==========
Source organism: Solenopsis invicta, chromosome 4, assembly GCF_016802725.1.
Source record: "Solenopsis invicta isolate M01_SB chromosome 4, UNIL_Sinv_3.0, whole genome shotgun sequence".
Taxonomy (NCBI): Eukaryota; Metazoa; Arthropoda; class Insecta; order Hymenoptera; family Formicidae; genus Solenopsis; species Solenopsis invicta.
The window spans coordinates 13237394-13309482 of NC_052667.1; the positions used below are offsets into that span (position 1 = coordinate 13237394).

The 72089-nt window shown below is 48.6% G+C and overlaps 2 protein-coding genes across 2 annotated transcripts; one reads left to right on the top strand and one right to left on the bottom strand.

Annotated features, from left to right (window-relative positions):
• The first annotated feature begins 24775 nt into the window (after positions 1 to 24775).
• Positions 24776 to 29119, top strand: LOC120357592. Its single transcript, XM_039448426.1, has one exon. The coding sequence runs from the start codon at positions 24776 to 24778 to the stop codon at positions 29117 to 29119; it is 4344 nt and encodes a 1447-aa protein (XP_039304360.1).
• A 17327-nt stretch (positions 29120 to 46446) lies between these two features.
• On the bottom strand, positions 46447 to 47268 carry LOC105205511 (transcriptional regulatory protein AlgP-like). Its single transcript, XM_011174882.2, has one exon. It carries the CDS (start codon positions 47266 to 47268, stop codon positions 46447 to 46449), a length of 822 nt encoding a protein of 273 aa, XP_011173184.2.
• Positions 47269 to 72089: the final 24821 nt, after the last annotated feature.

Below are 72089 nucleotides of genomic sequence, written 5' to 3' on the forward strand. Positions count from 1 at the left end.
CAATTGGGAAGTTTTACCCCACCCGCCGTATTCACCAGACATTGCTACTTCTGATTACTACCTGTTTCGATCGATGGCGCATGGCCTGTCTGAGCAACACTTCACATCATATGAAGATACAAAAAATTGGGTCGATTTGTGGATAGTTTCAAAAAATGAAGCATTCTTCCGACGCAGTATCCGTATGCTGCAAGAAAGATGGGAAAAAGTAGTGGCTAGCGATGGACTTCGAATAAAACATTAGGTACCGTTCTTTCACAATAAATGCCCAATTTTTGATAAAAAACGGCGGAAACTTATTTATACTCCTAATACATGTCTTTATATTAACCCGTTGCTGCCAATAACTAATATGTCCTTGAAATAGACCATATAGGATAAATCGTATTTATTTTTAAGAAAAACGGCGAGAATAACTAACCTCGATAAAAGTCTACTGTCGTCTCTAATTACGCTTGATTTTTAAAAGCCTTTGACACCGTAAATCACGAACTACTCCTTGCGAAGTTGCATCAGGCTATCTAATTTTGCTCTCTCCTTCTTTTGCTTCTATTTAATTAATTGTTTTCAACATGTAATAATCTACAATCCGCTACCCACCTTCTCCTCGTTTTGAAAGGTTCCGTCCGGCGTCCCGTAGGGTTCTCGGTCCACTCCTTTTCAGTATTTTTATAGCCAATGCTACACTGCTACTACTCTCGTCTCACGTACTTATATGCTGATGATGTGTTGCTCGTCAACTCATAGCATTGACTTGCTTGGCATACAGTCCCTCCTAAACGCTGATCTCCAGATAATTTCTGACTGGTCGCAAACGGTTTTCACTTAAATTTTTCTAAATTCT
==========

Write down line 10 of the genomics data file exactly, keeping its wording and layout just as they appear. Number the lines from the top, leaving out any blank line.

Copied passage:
• On the bottom strand, positions 46447 to 47268 carry LOC105205511 (transcriptional regulatory protein AlgP-like). Its single transcript, XM_011174882.2, has one exon. It carries the CDS (start codon positions 47266 to 47268, stop codon positions 46447 to 46449), a length of 822 nt encoding a protein of 273 aa, XP_011173184.2.